n South African Journal of Cultural History - A History of South Africa: From the Distant Past to the Present Day, Fransjohan Pretorius (Ed.) : book review
|Article Title||A History of South Africa: From the Distant Past to the Present Day, Fransjohan Pretorius (Ed.) : book review|
|© Publisher:||South African Society for Cultural History|
|Journal||South African Journal of Cultural History|
|Affiliations||1 North-West University|
|Publication Date||Dec 2015|
|Pages||124 - 127|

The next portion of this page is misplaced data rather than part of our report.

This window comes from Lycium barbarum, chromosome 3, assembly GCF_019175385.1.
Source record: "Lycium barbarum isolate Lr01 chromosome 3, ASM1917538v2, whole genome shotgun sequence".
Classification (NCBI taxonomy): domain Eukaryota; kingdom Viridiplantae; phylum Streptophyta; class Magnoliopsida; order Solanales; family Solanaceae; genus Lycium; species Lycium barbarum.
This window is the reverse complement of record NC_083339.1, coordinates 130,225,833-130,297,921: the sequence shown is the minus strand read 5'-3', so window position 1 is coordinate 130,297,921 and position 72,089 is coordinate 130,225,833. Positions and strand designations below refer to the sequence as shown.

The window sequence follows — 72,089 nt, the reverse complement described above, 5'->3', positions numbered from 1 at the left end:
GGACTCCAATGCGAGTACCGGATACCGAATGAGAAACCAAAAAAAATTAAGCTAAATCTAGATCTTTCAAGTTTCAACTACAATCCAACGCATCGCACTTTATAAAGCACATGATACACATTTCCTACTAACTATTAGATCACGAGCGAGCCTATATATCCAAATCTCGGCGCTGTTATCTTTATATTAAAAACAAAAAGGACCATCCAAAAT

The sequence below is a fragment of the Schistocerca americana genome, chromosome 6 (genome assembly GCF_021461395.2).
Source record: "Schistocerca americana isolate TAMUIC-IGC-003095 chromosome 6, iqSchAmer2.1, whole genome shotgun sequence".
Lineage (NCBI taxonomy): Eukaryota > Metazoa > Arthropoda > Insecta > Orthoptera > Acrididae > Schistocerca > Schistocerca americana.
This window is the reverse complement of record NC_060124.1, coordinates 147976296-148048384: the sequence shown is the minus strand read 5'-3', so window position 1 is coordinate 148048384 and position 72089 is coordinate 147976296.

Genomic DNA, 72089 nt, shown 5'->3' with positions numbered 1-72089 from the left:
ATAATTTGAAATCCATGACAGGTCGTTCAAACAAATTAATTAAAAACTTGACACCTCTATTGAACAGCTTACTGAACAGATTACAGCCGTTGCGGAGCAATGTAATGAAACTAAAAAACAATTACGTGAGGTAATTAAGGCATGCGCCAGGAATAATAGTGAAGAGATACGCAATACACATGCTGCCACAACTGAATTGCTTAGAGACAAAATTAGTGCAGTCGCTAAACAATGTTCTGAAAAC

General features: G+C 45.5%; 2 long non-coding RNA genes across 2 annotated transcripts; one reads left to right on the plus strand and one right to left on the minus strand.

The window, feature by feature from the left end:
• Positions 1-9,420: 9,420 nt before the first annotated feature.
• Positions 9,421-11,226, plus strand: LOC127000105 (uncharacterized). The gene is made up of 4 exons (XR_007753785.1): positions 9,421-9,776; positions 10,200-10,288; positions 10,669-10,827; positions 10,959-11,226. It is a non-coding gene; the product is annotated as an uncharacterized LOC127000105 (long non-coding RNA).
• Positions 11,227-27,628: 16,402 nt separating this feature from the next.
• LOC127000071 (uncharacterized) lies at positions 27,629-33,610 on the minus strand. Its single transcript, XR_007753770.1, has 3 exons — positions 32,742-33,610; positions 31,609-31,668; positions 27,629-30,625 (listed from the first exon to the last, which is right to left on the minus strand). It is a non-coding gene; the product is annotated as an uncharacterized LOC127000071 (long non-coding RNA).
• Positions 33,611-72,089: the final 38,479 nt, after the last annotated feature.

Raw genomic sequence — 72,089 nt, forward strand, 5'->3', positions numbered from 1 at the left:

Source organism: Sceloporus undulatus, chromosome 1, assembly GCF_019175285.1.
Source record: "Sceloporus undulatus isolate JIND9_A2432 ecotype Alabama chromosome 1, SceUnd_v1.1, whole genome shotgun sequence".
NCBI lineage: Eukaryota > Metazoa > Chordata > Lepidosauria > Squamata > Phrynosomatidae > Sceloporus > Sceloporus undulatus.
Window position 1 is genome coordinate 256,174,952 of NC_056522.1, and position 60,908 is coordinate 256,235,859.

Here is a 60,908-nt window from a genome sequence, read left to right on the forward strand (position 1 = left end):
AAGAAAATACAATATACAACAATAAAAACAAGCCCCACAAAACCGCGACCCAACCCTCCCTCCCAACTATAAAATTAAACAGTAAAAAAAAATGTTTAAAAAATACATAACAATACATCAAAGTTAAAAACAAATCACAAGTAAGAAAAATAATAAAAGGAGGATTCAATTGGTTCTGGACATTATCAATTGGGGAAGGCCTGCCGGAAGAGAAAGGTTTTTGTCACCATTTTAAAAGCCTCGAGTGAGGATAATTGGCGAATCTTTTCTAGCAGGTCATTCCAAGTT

It is extremely satisfying to see how contemporary historians are still rewriting South Africa's history through a variety of perspectives. Yet, this book reminds me of the "life changing" question my archaeology lecturer issued to his first-year class in 2006. He asked: "Who owns the past?" and yet, to this very day, I cannot answer that question. The "Suid-Afrikaanse Akademie vir Wetenskap en Kuns" (henceforth the Academy) launched a laudable effort, under the auspices of Professor Fransjohan Pretorius (retired Professor of History at the University of Pretoria), to deliver several accounts about South Africa's past and therefore try and showcase our shared ownership of the country's history. The Academy approached highly-skilled and knowledgeable researchers and writers within its own membership to write this book. In addition to the social scientists within their own ranks, historians who were not part of the Academy were also requested to contribute, so that the expected rigorous scholarship could be obtained. The book starts with a chapter from the sharp analytical mind of Prof Andrie Meyer about the geological, geomorphic, paleo-anthropological and archaeological facts about South Africa, Africa and also the entire Universe. His work is followed with chapters explaining the pre-colonial, colonial and modern history of the Republic of South Africa. Chapters by experienced and professional historians such as Profs Japie Brits (retired Professor of History from UNISA), Kobus Du Pisani (Professor of History at the Potchefstroom campus of the North-West Province), Grietjie Verhoef (Professor of Accountancy and Economic history at the University of Johannesburg) and journalists such as Jan-Jan Joubert and Dr Leopold Scholtz, just to name a few, gives this publication a large variety of different views and arguments to engage with, especially regarding our present day obstacles and challenges.
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